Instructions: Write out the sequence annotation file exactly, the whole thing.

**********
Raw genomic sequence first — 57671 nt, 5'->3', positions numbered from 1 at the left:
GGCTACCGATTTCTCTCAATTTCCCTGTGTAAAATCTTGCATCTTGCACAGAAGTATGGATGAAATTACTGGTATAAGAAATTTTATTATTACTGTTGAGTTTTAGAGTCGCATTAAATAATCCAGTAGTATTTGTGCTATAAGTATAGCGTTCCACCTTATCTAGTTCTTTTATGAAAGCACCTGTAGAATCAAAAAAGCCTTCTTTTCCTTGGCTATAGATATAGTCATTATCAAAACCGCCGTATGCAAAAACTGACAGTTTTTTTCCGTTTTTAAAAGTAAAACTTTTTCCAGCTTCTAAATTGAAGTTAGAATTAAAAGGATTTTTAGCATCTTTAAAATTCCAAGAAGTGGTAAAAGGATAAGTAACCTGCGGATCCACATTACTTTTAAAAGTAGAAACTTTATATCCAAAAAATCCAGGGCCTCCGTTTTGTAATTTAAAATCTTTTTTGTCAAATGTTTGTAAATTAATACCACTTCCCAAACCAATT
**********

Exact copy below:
Raw genomic sequence first — 57671 nt, 5'->3', positions numbered from 1 at the left:
GGCTACCGATTTCTCTCAATTTCCCTGTGTAAAATCTTGCATCTTGCACAGAAGTATGGATGAAATTACTGGTATAAGAAATTTTATTATTACTGTTGAGTTTTAGAGTCGCATTAAATAATCCAGTAGTATTTGTGCTATAAGTATAGCGTTCCACCTTATCTAGTTCTTTTATGAAAGCACCTGTAGAATCAAAAAAGCCTTCTTTTCCTTGGCTATAGATATAGTCATTATCAAAACCGCCGTATGCAAAAACTGACAGTTTTTTTCCGTTTTTAAAAGTAAAACTTTTTCCAGCTTCTAAATTGAAGTTAGAATTAAAAGGATTTTTAGCATCTTTAAAATTCCAAGAAGTGGTAAAAGGATAAGTAACCTGCGGATCCACATTACTTTTAAAAGTAGAAACTTTATATCCAAAAAATCCAGGGCCTCCGTTTTGTAATTTAAAATCTTTTTTGTCAAATGTTTGTAAATTAATACCACTTCCCAAACCAATT